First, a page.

4. Should the FDIC adopt the proposed definition of "stored value card"? Can this definition be improved? In the Opinion, the FDIC defines a "stored value card" as follows: "A stored value card stores information electronically on a magnetic stripe or computer chip and can be used to purchase goods or services. The balance recorded on the card is debited at a merchant’s point of sale terminal when the consumer makes a purchase." What are the differences (if any) between "stored value cards" and other types of bankcards such as "prepaid cards," "debit cards," "check cards," and "payroll cards"? Please explain.
















  5. Should the FDIC adopt specific disclosure requirements? Please explain.
















  6. If so, do the disclosures provided as examples in the preamble adequately address consumer confusion about the insurability of funds underlying stored value products? The preamble proposes the following language when cards qualify: "Member FDIC-Funds accessible by this card are insured by the Federal Deposit Insurance Corporation." When the funds do not qualify as "deposits," the cards might include this statement: "NOT FDIC INSURED-Funds accessible by this card are NOT insured by the Federal Deposit Insurance Corporation." Should these disclosures be required? Please explain.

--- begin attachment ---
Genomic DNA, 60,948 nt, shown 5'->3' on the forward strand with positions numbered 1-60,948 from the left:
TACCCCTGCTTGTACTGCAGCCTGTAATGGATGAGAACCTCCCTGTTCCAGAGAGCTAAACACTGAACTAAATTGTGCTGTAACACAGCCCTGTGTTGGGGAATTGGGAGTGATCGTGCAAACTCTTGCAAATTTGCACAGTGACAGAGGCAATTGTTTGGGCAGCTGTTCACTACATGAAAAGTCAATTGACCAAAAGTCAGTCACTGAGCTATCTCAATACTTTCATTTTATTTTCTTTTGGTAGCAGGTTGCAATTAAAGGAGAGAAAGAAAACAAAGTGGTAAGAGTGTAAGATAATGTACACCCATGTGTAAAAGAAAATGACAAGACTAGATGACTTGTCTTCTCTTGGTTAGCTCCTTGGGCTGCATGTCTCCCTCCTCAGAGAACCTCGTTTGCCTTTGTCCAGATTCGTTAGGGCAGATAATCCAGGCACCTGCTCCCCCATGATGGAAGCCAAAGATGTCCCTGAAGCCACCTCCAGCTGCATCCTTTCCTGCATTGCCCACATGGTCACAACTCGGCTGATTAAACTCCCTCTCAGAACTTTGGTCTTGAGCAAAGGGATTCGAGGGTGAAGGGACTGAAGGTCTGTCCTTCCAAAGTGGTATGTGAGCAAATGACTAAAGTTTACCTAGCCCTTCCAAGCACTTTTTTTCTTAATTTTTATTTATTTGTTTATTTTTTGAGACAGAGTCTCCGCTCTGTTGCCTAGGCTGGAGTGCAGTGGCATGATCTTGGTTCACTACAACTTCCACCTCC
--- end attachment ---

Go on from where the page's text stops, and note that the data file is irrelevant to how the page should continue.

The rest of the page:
7. Are there ways to reduce the costs or burdens associated with providing disclosures about the insurability of such funds? Please explain.
















  8. Should the FDIC adopt any special rules governing the insurance coverage of any "deposits" underlying stored value cards? Please explain.
















  9. Are insured depository institutions offering stored value products or systems that are not addressed in this notice of proposed rulemaking? Please explain.
















  10. In the case of a stored value card system in which the cards are issued by an insured depository institution, and the depository institution maintains a pooled "reserve account" reflecting its liabilities for all cards but does not maintain individual accounts or sub-accounts reflecting its liabilities to individual cardholders, how does the institution keep track of its liabilities? What technology is used? How does the institution know when and whether to make payments to merchants? Please explain.
















  11. Do you have any additional comments on this proposal?
















  12. Please submit your name, address, and phone number.
















Eric Richard • General Counsel • (202) 508-6742 • erichard@cuna.com
Mary Mitchell Dunn • SVP & Associate General Counsel • (202) 508-6736 • mdunn@cuna.com
Jeffrey Bloch • Assistant General Counsel • (202) 508-6732 • jbloch@cuna.com
Catherine Orr • Senior Regulatory Counsel • (202) 508-6743 • corr@cuna.com